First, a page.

This is fine but long overdue and only deals with a portion of the real crimes.

Why has it taken so long and happened only after many huge petitions and demonstrations?

People must remain vocal and outspoken and insist that government defends their rights. If Romney is ever elected, we can forget that since then we would become completely the USA, Incorporated.
+2 # ghostperson 2012-10-25 15:12
I wish that I could find comfort in the suit but since Big Business owns the government, courts have been stacked with pro-business conservatives and "settlements" most often are so watered down that they aren't even a slap on the hand, I simply can't conjure up enough faith to even allow myself to hope that the worm is really turning, as much as I would like it too. A classic of how Homeric devastation is wiped off the judicial books was the Exxon Valdez suit. Read Greg Palast's description of the events in "The Best Democracy Money Can Buy." The Kochs similarly polluted the river systems of 6 states and escaped with minimal damage to their pocket books and certainly no restraint on continuing harmful practices. We can always hope...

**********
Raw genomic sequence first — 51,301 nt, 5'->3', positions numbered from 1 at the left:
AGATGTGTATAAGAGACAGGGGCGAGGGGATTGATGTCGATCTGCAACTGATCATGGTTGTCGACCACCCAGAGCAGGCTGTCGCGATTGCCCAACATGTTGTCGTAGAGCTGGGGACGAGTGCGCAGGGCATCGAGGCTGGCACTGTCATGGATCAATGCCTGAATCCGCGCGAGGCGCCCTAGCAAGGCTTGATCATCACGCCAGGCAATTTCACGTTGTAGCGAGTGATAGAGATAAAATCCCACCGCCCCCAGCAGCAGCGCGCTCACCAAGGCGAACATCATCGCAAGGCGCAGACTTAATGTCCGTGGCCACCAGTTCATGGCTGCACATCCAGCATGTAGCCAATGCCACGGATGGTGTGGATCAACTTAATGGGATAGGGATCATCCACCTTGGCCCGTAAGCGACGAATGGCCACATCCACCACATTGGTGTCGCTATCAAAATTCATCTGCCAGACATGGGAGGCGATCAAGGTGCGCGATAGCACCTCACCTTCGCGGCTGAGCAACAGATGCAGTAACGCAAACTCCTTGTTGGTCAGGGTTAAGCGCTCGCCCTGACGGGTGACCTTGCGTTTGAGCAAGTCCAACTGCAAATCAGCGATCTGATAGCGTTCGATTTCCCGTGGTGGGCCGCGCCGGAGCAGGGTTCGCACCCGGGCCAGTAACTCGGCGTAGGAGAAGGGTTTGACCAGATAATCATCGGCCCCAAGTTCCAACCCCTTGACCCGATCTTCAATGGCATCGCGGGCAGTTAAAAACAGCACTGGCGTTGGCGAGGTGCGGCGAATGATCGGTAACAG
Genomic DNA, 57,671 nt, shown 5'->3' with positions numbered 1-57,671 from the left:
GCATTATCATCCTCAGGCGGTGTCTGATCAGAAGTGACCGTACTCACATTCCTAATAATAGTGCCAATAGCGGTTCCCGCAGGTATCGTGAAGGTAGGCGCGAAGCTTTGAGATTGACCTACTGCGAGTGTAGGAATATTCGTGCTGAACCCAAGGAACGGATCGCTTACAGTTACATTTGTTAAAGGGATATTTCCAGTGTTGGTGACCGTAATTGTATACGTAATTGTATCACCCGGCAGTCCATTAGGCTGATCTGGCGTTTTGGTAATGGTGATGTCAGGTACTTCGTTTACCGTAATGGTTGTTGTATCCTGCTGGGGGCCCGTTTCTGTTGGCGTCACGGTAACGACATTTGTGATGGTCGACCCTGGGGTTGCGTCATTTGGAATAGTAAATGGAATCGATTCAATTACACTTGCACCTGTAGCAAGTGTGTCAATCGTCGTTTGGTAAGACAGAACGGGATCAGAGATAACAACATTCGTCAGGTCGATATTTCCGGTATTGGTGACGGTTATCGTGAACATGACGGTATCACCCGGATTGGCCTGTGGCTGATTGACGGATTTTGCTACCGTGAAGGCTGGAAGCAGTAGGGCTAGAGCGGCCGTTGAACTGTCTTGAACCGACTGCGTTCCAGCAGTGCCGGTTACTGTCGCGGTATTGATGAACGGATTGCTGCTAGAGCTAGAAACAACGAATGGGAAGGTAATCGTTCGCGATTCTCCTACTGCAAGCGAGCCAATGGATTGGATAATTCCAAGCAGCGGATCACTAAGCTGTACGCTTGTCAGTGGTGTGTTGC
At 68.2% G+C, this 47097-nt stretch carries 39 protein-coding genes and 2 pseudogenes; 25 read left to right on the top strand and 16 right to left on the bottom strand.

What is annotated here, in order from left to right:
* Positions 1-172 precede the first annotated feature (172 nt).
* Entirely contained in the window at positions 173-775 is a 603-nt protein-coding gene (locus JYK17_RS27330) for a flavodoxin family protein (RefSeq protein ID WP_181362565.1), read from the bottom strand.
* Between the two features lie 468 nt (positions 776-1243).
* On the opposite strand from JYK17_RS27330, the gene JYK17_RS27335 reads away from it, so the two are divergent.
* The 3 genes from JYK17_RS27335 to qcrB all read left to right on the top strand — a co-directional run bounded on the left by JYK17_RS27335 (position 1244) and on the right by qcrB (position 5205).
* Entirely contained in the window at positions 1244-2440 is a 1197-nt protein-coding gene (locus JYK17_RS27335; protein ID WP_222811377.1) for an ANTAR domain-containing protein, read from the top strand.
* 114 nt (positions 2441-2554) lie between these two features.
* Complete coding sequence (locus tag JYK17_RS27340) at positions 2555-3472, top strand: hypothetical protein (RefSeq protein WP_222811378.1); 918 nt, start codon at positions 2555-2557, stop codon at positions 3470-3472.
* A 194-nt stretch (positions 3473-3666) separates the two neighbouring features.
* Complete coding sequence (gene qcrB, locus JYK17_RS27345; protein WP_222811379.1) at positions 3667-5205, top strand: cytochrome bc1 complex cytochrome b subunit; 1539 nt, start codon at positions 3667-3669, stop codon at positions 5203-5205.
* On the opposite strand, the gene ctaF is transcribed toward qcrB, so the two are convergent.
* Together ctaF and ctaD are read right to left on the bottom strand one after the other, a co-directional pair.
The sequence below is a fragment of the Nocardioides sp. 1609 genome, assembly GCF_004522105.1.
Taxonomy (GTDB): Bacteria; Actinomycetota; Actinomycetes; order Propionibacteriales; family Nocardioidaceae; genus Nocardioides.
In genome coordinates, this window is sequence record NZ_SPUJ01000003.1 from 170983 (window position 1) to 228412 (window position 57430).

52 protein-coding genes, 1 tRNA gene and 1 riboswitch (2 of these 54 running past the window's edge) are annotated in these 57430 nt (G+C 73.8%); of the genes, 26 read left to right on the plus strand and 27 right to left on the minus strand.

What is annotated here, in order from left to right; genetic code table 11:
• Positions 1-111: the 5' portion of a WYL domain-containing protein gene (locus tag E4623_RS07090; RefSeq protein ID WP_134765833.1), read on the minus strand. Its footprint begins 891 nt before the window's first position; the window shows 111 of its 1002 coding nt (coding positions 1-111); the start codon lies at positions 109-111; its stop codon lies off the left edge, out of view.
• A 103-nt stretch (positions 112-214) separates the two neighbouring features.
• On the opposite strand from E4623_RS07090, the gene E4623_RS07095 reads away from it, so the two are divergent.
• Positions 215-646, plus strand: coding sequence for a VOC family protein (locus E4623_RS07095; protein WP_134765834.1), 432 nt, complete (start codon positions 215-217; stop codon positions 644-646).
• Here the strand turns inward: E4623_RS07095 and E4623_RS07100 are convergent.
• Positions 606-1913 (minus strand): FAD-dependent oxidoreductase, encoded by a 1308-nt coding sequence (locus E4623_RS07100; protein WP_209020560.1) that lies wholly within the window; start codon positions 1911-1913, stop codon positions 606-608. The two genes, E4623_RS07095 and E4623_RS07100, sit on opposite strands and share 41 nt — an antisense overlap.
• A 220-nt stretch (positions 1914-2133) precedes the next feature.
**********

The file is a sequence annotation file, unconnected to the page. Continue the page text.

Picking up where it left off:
+2 # fredboy 2012-10-25 15:15
I love the fact that the BOA is in Charlotte, the "belt buckle of the Bible belt," where there is a church on every corner but not a true Christian to be found. Just meek, silent lemmings.
0 # Billy Bob 2012-10-25 16:48
I thought Dallas was the "buckle". I've also heard Oklahoma City was. I know there's a small town in Texas (near Dallas) with more reverends than laypeople.

Texas is also the most corrupt state in the union, although Florida is close.